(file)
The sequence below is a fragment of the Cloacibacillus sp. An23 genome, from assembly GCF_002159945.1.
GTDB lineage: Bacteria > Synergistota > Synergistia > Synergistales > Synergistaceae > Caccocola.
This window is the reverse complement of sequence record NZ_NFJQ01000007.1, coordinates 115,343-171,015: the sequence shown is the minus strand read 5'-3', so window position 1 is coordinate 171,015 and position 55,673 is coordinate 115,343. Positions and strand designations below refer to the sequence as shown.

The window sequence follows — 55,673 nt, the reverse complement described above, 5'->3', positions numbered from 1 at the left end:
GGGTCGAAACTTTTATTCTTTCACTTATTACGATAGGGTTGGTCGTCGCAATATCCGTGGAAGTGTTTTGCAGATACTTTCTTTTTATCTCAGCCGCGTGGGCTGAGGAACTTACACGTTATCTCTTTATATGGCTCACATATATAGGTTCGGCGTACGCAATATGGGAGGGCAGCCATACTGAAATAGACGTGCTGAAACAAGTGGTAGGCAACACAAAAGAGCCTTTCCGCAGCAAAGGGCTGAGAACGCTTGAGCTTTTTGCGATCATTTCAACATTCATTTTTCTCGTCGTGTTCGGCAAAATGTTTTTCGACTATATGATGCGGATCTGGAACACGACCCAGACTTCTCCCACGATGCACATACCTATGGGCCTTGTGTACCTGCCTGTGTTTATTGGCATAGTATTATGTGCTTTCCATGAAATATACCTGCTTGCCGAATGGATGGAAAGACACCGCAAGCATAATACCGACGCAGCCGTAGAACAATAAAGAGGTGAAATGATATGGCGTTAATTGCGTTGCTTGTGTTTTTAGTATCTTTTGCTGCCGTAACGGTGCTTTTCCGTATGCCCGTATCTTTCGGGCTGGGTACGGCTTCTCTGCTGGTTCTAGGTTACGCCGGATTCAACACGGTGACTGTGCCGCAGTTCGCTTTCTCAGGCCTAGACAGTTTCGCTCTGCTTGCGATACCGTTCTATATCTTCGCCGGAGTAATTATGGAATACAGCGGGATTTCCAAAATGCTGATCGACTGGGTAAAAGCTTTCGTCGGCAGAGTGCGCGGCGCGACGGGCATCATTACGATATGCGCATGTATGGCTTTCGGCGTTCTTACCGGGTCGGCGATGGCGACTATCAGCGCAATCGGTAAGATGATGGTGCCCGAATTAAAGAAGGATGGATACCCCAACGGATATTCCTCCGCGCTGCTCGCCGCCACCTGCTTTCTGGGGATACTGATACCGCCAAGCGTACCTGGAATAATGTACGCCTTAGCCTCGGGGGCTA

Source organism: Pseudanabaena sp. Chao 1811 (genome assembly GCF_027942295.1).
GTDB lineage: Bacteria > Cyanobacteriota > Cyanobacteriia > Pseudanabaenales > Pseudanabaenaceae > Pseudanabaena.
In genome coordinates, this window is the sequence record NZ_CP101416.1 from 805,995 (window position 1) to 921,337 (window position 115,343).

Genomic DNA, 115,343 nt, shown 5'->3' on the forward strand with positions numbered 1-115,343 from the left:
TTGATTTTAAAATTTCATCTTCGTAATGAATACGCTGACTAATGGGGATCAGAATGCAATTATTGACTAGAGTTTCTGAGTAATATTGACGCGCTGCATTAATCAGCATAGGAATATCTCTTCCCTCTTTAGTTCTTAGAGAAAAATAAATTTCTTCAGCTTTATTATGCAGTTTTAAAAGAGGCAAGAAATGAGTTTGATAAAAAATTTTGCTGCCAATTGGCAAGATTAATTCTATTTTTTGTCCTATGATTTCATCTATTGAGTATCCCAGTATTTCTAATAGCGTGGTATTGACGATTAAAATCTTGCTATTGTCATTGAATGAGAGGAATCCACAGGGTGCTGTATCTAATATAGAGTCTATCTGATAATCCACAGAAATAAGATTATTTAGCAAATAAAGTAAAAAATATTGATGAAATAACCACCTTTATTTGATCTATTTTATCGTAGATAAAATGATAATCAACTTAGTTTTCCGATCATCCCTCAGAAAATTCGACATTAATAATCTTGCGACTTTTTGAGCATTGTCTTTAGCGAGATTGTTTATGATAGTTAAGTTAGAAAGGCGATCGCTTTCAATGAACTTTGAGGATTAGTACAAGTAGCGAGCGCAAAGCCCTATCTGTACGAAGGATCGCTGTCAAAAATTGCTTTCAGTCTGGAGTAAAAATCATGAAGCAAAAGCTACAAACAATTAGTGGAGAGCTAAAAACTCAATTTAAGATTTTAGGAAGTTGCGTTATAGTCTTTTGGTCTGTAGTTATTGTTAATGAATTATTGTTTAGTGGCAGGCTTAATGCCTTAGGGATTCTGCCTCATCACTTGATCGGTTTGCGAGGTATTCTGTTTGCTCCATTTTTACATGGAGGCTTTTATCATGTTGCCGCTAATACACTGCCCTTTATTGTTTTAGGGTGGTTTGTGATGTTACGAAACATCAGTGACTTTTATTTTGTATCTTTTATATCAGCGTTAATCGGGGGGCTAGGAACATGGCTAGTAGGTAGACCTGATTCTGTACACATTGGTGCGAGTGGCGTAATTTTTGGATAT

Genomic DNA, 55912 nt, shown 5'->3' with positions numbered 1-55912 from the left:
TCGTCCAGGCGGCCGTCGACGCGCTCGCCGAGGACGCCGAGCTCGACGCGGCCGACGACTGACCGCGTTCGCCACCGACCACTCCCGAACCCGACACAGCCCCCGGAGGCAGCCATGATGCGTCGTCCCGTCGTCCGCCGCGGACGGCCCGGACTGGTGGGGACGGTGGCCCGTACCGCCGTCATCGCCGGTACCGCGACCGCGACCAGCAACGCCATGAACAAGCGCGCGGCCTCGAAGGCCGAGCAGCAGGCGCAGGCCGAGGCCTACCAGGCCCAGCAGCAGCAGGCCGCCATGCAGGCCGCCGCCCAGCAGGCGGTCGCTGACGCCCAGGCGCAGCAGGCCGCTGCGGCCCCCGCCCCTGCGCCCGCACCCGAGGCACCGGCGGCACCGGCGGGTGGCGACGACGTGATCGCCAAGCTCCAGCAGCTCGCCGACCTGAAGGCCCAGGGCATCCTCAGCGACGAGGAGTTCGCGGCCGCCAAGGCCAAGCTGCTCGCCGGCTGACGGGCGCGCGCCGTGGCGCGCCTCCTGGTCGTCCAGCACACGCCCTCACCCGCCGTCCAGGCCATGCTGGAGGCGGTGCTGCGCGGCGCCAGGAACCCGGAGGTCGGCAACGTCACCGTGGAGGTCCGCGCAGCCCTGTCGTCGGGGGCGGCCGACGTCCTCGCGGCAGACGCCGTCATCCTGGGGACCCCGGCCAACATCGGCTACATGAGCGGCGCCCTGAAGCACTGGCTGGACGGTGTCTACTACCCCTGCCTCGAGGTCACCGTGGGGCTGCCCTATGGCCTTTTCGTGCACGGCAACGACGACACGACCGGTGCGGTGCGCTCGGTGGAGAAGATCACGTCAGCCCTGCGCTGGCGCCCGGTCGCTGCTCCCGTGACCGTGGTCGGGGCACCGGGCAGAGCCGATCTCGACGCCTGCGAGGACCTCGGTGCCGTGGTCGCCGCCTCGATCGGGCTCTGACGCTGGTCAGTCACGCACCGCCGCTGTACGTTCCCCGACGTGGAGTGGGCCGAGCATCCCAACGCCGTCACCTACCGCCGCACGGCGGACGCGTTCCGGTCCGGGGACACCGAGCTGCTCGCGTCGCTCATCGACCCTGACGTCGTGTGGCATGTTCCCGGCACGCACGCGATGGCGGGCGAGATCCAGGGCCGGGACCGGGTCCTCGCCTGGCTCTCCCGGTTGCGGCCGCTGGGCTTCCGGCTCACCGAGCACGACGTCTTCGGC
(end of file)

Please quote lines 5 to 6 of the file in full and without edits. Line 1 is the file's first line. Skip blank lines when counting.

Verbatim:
GGGTCGAAACTTTTATTCTTTCACTTATTACGATAGGGTTGGTCGTCGCAATATCCGTGGAAGTGTTTTGCAGATACTTTCTTTTTATCTCAGCCGCGTGGGCTGAGGAACTTACACGTTATCTCTTTATATGGCTCACATATATAGGTTCGGCGTACGCAATATGGGAGGGCAGCCATACTGAAATAGACGTGCTGAAACAAGTGGTAGGCAACACAAAAGAGCCTTTCCGCAGCAAAGGGCTGAGAACGCTTGAGCTTTTTGCGATCATTTCAACATTCATTTTTCTCGTCGTGTTCGGCAAAATGTTTTTCGACTATATGATGCGGATCTGGAACACGACCCAGACTTCTCCCACGATGCACATACCTATGGGCCTTGTGTACCTGCCTGTGTTTATTGGCATAGTATTATGTGCTTTCCATGAAATATACCTGCTTGCCGAATGGATGGAAAGACACCGCAAGCATAATACCGACGCAGCCGTAGAACAATAAAGAGGTGAAATGATATGGCGTTAATTGCGTTGCTTGTGTTTTTAGTATCTTTTGCTGCCGTAACGGTGCTTTTCCGTATGCCCGTATCTTTCGGGCTGGGTACGGCTTCTCTGCTGGTTCTAGGTTACGCCGGATTCAACACGGTGACTGTGCCGCAGTTCGCTTTCTCAGGCCTAGACAGTTTCGCTCTGCTTGCGATACCGTTCTATATCTTCGCCGGAGTAATTATGGAATACAGCGGGATTTCCAAAATGCTGATCGACTGGGTAAAAGCTTTCGTCGGCAGAGTGCGCGGCGCGACGGGCATCATTACGATATGCGCATGTATGGCTTTCGGCGTTCTTACCGGGTCGGCGATGGCGACTATCAGCGCAATCGGTAAGATGATGGTGCCCGAATTAAAGAAGGATGGATACCCCAACGGATATTCCTCCGCGCTGCTCGCCGCCACCTGCTTTCTGGGGATACTGATACCGCCAAGCGTACCTGGAATAATGTACGCCTTAGCCTCGGGGGCTA

Source organism: Pseudanabaena sp. Chao 1811 (genome assembly GCF_027942295.1).